For most people around the world, the reasons they don’t currently engage in women’s sport are related to its lower overall profile, rather than the game or sport itself or how it’s played relative to men’s versions. That’s according to data collected by YouGov in 13 global markets.
A newly released white paper by YouGov explores, among other things, how popular women’s sport is around the world, who its top stars are, what attracts its followers, and what deters others from watching.
A plurality of global consumers (40%) cite a lack of media coverage as a reason why they don’t engage more in women’s sports, while a lack of knowledge about the teams and players (35%), and limited marketing (30%) are also significant barriers.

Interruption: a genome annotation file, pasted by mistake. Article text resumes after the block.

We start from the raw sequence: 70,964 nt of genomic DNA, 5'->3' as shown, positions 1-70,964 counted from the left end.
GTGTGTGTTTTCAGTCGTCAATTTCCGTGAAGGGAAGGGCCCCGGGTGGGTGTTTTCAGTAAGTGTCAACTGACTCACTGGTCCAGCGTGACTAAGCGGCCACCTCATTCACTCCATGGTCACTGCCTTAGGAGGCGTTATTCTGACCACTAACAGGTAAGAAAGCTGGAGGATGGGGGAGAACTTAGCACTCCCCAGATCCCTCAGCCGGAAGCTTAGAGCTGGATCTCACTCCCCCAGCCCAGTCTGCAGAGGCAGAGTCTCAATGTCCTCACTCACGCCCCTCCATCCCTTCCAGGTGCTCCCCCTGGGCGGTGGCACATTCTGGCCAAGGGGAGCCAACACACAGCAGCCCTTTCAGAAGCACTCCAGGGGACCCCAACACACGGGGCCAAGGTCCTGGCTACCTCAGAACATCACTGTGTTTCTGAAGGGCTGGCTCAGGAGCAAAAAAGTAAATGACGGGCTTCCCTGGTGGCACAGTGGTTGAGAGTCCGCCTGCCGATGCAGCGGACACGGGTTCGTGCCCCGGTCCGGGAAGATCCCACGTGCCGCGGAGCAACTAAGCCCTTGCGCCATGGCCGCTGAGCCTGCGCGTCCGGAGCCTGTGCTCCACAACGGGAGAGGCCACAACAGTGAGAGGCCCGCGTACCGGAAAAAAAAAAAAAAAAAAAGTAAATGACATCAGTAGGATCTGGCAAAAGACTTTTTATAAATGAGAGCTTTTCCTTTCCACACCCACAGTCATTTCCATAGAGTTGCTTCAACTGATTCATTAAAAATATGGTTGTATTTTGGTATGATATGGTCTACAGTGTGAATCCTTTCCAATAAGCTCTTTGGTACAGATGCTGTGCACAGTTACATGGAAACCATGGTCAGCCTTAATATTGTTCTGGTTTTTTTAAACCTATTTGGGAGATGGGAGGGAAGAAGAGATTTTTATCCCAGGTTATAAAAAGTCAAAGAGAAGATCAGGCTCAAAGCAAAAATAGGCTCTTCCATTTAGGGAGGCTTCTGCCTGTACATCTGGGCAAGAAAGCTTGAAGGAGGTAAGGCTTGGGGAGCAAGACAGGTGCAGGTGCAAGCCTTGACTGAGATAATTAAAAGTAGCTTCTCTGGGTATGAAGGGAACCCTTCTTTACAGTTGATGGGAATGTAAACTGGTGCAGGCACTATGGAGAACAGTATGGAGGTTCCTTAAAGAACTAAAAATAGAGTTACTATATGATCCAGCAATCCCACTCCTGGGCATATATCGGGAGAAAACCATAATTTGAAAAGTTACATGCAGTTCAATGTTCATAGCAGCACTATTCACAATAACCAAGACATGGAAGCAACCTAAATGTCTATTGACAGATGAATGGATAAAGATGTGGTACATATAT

The caliber of play is much less of an issue globally. Just 14% list slower pace as a reason not to watch, 19% say the skill level is not high enough and only 20% say games are not as physical.
Views in the United States: Americans give the same reasons for not engaging in women’s sport in almost the same proportions as the global average. The biggest difference is to be found on production values, where Americans are a third less likely to say that the coverage of women’s sport is not high enough quality. But other than that, Americans, like the rest of the world, relegate skill differential, lack of physicality and speed of games to the lower end of the scale for reasons not to tune in.
Views in the United Kingdom: Britons predominantly track the global average when it comes to reasons they don’t engage in women’s sport, with a lack of media coverage and knowledge about teams leading the way. However, they are much less likely than the global average to say women’s games are not as physical (12% vs. 20%).